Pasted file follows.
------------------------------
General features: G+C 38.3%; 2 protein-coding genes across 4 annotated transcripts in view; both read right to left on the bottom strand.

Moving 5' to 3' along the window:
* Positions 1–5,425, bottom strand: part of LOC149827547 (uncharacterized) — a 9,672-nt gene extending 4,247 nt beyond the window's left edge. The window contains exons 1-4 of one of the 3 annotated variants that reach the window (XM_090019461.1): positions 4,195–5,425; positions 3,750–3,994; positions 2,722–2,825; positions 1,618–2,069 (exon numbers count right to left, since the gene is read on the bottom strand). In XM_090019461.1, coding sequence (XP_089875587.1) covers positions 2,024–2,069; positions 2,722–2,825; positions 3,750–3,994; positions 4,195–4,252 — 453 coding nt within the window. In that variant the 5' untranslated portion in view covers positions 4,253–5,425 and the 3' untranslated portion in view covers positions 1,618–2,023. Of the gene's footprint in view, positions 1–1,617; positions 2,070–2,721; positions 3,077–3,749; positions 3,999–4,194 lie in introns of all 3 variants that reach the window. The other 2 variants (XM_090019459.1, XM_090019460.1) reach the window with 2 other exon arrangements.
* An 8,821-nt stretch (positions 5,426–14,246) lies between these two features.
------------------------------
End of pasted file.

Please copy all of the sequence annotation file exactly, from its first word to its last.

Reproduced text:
General features: G+C 38.3%; 2 protein-coding genes across 4 annotated transcripts in view; both read right to left on the bottom strand.

Moving 5' to 3' along the window:
* Positions 1–5,425, bottom strand: part of LOC149827547 (uncharacterized) — a 9,672-nt gene extending 4,247 nt beyond the window's left edge. The window contains exons 1-4 of one of the 3 annotated variants that reach the window (XM_090019461.1): positions 4,195–5,425; positions 3,750–3,994; positions 2,722–2,825; positions 1,618–2,069 (exon numbers count right to left, since the gene is read on the bottom strand). In XM_090019461.1, coding sequence (XP_089875587.1) covers positions 2,024–2,069; positions 2,722–2,825; positions 3,750–3,994; positions 4,195–4,252 — 453 coding nt within the window. In that variant the 5' untranslated portion in view covers positions 4,253–5,425 and the 3' untranslated portion in view covers positions 1,618–2,023. Of the gene's footprint in view, positions 1–1,617; positions 2,070–2,721; positions 3,077–3,749; positions 3,999–4,194 lie in introns of all 3 variants that reach the window. The other 2 variants (XM_090019459.1, XM_090019460.1) reach the window with 2 other exon arrangements.
* An 8,821-nt stretch (positions 5,426–14,246) lies between these two features.